The results are in: Australian households have more debt compared to the size of the country’s economy than any other in the world. Economist Philip Soos reports.
RESEARCH BY the Federal Reserve has shown the consolidated household debt to GDP ratio increased the most for Australia between 1960 and 2010 out of a select group of OECD nations. Australia’s household sector has accumulated massive unconsolidated debt compared with other countries.
As of the third quarter of 2015, it now has the world’s most indebted household sector relative to GDP, according to LF Economics’ analysis of national statistics.
Australia has around $2 trillion in unconsolidated household debt relative to $1.6 trillion in GDP. Australia’s ratio is 123.08%, while Denmark’s fell slightly to 122.99% in the third quarter of 2015, a marginal difference of 9 basis points. Although Denmark holds the record in terms of peak debt of 140.14% in the last quarter of 2009, as Australia continues to leverage and Denmark deleverages the current gap between the two will widen. Apart from Switzerland (which alongside Denmark has a negative interest rate), no other country is close in terms of having such extreme household sector debts. The UK ratio is 85.9% while in the US it is 79.1%.
Due to Switzerland’s opaque financial accounts, it is impossible to calculate a figure for this quarter. Its ratio for the second quarter of 2015 is 121.3%, and household debt is rising very slowly, so it would take an extraordinary increase over the quarter to potentially beat Australia.
The final confirmation of the trend is expected when the Bank of International Settlements publishes its analysis of private credit statistics from the third quarter.
Australian property investors and homeowners are burdened with massive mortgages, especially new and marginal entrants. Unlike winning a gold medal at the Olympics, having the world’s most indebted household sector is not an achievement the nation should be proud of. This is where Australia’s real debt and deficit problem lies, not in the public sector.
How we stack up v the rest of the world @cbecker_trader @JennieDuke @jemeyx @GrogsGamut @gregorymckenna pic.twitter.com/IP60II9n6t— Lindsay David (@linzcom) January 15, 2016
Over the last two decades, Australia has been beset by rampant housing price inflation.
Since 1996, prices have outpaced fundamentals such as inflation, incomes, construction costs, rents and GDP, making it difficult for potential first home buyers to enter the market while lower income households and marginal groups struggle to afford decent shelter.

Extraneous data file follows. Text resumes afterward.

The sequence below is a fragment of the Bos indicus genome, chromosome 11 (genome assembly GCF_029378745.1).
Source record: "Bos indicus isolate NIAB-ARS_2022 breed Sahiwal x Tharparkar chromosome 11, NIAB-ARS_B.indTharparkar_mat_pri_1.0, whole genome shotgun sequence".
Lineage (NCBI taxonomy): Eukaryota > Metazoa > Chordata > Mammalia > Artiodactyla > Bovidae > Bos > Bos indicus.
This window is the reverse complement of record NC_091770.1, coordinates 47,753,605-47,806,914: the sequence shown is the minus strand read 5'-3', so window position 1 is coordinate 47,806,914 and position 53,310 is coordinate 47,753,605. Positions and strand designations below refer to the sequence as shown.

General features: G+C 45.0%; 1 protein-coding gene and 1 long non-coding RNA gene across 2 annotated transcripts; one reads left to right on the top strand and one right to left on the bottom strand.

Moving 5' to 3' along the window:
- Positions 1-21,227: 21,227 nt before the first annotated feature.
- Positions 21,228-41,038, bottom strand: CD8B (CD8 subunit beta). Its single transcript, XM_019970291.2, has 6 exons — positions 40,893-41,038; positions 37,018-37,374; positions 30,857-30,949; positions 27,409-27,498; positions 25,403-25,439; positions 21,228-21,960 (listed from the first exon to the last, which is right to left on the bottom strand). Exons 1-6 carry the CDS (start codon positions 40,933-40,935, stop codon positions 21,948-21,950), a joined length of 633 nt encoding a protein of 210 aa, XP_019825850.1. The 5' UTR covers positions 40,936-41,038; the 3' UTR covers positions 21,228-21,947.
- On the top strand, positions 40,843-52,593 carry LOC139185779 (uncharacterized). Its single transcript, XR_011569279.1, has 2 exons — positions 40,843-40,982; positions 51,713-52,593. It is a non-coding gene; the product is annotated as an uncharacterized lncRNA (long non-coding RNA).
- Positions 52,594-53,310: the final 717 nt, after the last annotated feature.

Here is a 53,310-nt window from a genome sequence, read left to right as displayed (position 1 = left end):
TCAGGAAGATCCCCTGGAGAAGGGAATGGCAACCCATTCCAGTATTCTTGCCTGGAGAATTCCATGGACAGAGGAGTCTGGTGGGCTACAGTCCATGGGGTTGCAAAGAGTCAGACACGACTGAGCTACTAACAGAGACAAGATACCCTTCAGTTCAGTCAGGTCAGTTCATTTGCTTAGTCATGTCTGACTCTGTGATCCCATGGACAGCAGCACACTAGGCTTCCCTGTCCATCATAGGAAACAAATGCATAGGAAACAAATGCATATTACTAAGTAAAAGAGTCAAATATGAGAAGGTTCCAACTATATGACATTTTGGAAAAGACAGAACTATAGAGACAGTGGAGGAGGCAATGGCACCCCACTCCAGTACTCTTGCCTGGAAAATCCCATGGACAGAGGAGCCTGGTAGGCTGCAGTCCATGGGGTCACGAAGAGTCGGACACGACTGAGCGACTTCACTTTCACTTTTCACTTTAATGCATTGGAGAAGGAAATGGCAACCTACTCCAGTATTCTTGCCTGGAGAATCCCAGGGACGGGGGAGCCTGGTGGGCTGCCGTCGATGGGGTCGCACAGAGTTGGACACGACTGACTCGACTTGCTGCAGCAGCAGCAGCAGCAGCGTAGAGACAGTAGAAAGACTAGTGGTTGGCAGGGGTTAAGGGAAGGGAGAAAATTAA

Between 1996 and 2015, housing prices (adjusted for inflation and quality) have boomed by 141%, without a large and obvious downturn. This surge has led to a heated debate over whether this constitutes an asset bubble. Unfortunately, the Australian housing market shares similarities with countries afflicted by such bubbles: the United States, Spain, Denmark, the Netherlands and Ireland.
Government, the FIRE sector (finance, insurance and real estate) and the mainstream economics profession deny the existence of a real estate bubble, but Australia’s economic history demonstrates they occur repeatedly, with all signs pointing to one today.
Contrary to the analyses of the vested interests, the data clearly establishes Australia is in the midst of the largest housing bubble on record.
Image: LF Economics
Government is caught between a rock and a hard place, as implementing needed reforms will likely burst the bubble, causing severe financial and economic problems as residential land prices decline. The FIRE sector, including the public caught in the fallout, will surely blame government for the bust and deflect attention away from the gargantuan amount of debt pumped out by lenders.
One of the faults of real estate analysis is the failure to distinctly define an asset bubble, so debate on the matter is kept necessarily vague. Only a couple of housing market metrics is needed to identify a bubble, and are now considered commonplace: nominal price to inflation, price to income and price to rent. On all three, Australia is both historically and internationally at or near the top.
Since the advent of the GFC, it has become commonly accepted that the global real estate booms originated from rapidly expanding bank credit or private mortgage debt. It is not merely the growth of mortgage debt (the first derivative) but the acceleration (the second derivative), also known as the change in the rate of growth. Nevertheless, the simple growth of mortgage debt provides a strong indicator for housing price growth.
The future for investors and new homeowners is not good. Subdued capital price growth in the secondary capital cities, rental price growth at record lows, significant dwelling construction and a falling population growth rate leading to further oversupply all spell danger. The problems are compounded by the Reserve bank having little room for interest rate cuts, by weak macroprudential controls, minimal savings, low household income growth and anaemic GDP growth.
Captured by neoliberal ideology and the FIRE sector, government has no interest in stopping this immensely profitable yet dangerous gravy train, having enriched the already wealthy beyond avarice through privatisation of unearned economic rents rather than productive activity.
Philip Soos is the co-author of Bubble Economics: Australian Land Speculation 1830-2013 and co-founder of LF Economics. You can follow Philip on Twitter @PhilipSoos.
This article originally appeared in The Guardian and is republished with the author's permission.